I guess it’s like the environment around us that really affects how those songs come out. Where the band is and where we each are personally. I guess the difference is with Siren Song of the Counter-Culture there was so much going on in this band, like so much going on.

There were so many distractions, so many things that were taking our minds off the music; we had just signed with a major - that was controversial. We were getting a lot of people that were supporting us and a lot of hate mail saying they were going to burn our records or whatever.

I certainly have no problem in doing another acoustic song and I’m not saying we’re never going to do another one ever again but I don’t want it to be a permanent thing. Like here’s our record and here’s our acoustic song and here’s the ballad and here’s the one like you said for your high school graduation.

For the most part that doesn’t really affect me. I knew what I was doing, we all knew what we were doing, and that people would understand once they heard the record and all that stuff. But at the same time it doesn’t change when kids used to love your band and then hate you.

So that was a huge distraction. There were all the new things that were involved in being on a major label- a totally different world. We were on Fat Wreck Chords for years and doing stuff on our own and booking our own shows and doing all of our own management and everything ourselves and doing it completely 100% the way we do it.

Which is how a lot of bands do it, I mean we weren’t special, that’s how a lot of bands do it and still do it. All of a sudden it was a lot bigger picture and we had to get more people on our team and we had to get more people to watch this or people that we had to meet or people who were in charge of this this and this..

We had to worry about a lot more legal stuff, like on the Unraveling we took a line from the Cable Guy. We took the Jack Black thing "Are You Ready to Rock." You can’t do that on a major label, you can’t just record off your VCR and put that on your record. There’s all the bureaucratic paperwork bullshit that goes along with it. So we’re learning all about the things we could or couldn’t get away with. You want a movie sample on your record you have to pay thousands of dollars to have that. And there were things you know that we were trying to get comfortable with that we were still uncomfortable with or things that we were fighting.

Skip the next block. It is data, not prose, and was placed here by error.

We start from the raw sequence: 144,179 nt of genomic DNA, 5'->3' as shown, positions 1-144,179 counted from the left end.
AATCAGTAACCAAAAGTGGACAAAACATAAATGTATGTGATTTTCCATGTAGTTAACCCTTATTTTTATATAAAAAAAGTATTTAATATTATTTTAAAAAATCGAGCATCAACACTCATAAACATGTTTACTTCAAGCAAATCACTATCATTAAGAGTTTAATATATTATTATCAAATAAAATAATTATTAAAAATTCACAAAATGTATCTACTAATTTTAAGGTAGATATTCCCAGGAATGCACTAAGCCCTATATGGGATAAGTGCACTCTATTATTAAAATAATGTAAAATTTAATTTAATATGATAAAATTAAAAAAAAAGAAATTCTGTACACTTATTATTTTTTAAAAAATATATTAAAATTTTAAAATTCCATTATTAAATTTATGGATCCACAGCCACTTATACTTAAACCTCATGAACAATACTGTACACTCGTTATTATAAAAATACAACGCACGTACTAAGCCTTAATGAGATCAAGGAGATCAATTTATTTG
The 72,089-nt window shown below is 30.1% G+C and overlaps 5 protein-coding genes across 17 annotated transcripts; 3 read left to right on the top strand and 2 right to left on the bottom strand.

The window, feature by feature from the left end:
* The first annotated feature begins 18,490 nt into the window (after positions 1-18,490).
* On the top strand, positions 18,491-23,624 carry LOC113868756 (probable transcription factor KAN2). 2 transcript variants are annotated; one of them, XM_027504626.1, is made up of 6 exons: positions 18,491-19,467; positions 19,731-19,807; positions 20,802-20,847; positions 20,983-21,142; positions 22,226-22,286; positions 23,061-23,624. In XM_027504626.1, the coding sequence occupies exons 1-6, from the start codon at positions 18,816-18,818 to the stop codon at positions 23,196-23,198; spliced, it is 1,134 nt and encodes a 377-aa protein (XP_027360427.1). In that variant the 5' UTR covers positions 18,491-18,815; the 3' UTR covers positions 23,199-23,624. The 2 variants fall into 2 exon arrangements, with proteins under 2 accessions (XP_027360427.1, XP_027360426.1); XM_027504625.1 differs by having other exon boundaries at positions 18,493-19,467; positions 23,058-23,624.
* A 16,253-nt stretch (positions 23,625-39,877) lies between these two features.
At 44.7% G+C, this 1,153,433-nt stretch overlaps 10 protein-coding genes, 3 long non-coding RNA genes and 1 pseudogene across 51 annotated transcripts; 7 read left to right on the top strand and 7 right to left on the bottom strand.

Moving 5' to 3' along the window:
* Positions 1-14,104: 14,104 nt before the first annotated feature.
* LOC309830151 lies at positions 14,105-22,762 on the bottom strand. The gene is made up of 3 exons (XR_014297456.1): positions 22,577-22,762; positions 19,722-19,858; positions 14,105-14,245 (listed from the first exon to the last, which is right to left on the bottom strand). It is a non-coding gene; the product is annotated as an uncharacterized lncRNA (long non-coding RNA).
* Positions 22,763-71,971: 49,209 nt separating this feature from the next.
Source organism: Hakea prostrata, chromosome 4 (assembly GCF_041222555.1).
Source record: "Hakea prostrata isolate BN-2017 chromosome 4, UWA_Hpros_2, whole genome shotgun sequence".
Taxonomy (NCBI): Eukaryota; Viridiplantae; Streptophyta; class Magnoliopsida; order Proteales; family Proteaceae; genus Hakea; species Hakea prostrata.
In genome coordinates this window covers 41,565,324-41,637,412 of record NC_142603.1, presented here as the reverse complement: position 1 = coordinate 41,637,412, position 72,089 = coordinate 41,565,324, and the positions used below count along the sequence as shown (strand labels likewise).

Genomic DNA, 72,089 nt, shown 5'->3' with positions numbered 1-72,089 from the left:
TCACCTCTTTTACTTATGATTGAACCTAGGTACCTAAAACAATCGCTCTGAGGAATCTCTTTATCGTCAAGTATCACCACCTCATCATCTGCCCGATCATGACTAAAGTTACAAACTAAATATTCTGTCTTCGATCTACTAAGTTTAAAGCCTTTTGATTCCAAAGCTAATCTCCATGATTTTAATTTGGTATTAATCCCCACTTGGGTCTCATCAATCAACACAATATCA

When they were booking us in a studio they had us on first class flights out to go to GGGarth. We’ve never flown first class in our lives and we certainly don’t need to start now especially if it’s two grand a flight. I know that this isn’t technically our money being spent on this record but somewhere along the line it is so don’t buy us flights that are two grand each. We don’t need it.

So it was this sort of adjustment period for the label to understand we only need a few hotel rooms and that we still roll in a van. We don’t need to be on first class flights and you don’t need to spend all our money treating us like rock stars.

They wanted to hire a driver service to take us from our house to the airport when it was time to fly. We can get ourselves to the airport so there were things like that when it came to the adjustment period in teaching the label and everyone about who we were and what we do and how we do things and how we want to continue doing things. It was like a struggle sometimes because they didn’t always get it and for the most part now they do,.

That was a huge distraction. We got a new guitar player for Siren Song of the Counter-Culture too. We got Chris right in the middle of the writing for the record. It made us a little bit nervous and it made everybody else a little bit nervous Teaching Chris all these songs and working with a new guy.

Then there were a lot of personal things, my wife was seven months pregnant when I wrote Siren Song and she actually had the baby while I was in the vocal booth- she called and said let’s go. We moved the whole studio from Vancouver to Chicago so I’d be around and I was recording right up until the delivery. That was a huge thing going on in my life. All these things were going on and it was just the wrong time to write a record.

But we didn’t really see it all from that point of view at the time.

The new record seems really focused. It’s got a consistency and a cohesiveness- not that every song sounds the same there’s a lot of variety there, but it sounds as if it were written in one place at one time.

One other thing I wanted to ask you was, looking at your album titles, your first three The Unraveling, RPM, and Siren Song of the Counter-Culture all sound like very cynical about underground stuff in general. The new title doesn’t really fall into that kind of ironic detachment from the underground.